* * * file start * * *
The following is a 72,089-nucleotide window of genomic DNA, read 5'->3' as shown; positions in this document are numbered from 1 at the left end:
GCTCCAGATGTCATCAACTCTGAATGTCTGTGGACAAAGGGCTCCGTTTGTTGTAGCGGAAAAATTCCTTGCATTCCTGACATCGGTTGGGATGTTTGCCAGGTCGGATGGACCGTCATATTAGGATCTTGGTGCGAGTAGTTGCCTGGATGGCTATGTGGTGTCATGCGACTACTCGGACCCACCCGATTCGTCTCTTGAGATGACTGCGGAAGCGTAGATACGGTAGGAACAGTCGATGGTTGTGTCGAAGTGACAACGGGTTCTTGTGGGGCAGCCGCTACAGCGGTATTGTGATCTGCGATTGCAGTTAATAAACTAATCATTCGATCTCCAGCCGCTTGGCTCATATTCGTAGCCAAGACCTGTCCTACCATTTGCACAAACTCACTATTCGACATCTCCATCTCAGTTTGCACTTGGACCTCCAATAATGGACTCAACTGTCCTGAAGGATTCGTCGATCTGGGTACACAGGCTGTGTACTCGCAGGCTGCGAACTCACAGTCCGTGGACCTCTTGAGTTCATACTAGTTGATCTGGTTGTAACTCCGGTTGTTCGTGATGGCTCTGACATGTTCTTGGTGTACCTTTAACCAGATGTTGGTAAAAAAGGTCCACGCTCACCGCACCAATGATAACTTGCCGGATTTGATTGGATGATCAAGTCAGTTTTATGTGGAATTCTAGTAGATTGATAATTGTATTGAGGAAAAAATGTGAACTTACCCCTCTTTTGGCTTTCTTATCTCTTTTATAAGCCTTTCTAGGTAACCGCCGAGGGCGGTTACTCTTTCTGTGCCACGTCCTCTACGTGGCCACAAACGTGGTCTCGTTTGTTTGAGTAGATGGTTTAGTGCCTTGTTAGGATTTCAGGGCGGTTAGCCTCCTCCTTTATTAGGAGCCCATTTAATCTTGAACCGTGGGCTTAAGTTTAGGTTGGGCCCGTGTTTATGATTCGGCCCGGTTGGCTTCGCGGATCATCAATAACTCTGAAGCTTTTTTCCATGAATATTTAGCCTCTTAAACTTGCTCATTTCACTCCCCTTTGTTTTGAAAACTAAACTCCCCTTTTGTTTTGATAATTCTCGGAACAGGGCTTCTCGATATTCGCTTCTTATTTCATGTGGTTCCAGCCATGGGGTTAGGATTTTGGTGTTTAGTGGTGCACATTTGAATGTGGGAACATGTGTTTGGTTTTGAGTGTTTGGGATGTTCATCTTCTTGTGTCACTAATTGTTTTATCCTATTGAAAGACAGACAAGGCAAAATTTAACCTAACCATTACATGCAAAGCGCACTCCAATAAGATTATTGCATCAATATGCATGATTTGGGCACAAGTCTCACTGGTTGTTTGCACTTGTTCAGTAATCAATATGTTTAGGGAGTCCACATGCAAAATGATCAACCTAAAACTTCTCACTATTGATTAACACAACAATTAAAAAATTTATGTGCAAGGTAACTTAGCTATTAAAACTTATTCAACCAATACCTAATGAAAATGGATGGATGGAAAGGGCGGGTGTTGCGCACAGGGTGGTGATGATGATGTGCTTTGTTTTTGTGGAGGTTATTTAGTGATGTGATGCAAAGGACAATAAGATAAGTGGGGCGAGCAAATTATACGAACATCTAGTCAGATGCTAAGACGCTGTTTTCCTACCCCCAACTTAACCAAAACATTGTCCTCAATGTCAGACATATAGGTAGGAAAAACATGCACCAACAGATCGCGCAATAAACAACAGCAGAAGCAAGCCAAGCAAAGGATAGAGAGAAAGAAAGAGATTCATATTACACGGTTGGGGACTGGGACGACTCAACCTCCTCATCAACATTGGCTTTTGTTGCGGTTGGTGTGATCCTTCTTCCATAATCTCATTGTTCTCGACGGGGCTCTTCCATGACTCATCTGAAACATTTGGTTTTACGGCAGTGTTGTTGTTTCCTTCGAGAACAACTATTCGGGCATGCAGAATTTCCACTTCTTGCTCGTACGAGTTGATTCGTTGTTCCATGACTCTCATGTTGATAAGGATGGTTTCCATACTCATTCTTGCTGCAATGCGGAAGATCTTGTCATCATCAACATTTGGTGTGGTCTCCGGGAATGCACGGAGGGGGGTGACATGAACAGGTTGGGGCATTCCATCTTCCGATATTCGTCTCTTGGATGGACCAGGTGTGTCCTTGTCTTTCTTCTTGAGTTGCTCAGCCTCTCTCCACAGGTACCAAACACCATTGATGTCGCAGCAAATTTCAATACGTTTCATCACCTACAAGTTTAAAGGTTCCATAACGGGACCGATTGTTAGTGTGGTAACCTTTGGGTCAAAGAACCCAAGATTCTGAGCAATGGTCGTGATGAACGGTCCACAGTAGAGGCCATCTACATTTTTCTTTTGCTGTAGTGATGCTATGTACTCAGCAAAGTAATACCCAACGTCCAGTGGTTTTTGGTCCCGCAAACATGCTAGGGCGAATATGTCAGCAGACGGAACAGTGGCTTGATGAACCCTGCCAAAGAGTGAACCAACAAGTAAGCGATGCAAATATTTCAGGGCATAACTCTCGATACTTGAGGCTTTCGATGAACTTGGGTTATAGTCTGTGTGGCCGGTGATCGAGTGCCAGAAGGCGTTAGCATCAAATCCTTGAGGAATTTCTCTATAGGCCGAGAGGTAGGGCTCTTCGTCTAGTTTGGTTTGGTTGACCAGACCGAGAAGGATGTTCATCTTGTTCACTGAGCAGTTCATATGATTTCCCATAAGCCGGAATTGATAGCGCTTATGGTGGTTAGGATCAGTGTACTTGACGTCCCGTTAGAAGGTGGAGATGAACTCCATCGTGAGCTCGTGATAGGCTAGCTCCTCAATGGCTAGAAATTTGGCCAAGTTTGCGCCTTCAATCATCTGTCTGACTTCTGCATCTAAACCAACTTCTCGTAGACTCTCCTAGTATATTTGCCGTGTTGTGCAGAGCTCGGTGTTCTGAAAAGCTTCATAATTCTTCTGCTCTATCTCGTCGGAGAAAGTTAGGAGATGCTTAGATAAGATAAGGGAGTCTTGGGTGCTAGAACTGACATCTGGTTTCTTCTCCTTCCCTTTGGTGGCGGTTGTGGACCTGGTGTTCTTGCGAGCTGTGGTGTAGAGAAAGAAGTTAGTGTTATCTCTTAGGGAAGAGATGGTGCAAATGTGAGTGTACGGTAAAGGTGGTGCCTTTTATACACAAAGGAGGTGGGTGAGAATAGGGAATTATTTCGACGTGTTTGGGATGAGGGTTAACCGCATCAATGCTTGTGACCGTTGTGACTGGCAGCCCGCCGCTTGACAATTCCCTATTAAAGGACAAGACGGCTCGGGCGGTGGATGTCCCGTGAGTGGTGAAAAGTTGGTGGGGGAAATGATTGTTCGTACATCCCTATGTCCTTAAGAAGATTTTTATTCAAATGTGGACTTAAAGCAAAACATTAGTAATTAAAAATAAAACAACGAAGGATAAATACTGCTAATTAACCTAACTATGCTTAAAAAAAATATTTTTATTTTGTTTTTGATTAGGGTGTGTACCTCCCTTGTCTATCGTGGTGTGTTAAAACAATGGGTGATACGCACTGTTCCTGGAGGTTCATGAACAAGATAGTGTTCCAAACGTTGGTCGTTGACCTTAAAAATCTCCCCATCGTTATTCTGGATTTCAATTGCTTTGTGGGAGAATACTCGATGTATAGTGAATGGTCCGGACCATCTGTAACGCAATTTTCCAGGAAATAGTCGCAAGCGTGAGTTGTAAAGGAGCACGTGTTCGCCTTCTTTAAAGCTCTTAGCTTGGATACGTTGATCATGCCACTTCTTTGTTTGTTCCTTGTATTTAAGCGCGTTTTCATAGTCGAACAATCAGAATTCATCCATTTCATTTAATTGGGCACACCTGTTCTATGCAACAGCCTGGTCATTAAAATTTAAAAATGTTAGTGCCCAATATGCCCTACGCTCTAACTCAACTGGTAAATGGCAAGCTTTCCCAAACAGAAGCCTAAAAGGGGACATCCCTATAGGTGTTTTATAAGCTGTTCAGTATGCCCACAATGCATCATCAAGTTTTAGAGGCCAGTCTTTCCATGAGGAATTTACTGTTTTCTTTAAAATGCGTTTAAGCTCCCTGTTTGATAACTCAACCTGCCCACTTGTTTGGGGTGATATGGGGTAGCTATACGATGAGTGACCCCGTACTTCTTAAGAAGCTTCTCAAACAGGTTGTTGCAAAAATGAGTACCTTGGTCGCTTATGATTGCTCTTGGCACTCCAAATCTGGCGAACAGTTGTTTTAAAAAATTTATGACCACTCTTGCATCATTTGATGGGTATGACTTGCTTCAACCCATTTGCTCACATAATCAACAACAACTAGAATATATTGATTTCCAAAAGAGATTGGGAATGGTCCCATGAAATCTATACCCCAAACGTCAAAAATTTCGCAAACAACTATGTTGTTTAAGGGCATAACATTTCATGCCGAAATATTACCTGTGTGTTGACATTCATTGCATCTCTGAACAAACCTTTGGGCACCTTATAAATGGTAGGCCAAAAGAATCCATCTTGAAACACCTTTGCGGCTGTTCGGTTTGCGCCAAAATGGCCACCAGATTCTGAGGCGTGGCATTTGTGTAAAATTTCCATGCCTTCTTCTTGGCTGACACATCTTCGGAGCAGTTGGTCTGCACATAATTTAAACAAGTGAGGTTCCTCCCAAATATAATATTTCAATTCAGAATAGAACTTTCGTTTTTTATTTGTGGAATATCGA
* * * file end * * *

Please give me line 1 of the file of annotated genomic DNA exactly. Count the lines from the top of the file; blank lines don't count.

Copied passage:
The following is a 72,089-nucleotide window of genomic DNA, read 5'->3' as shown; positions in this document are numbered from 1 at the left end: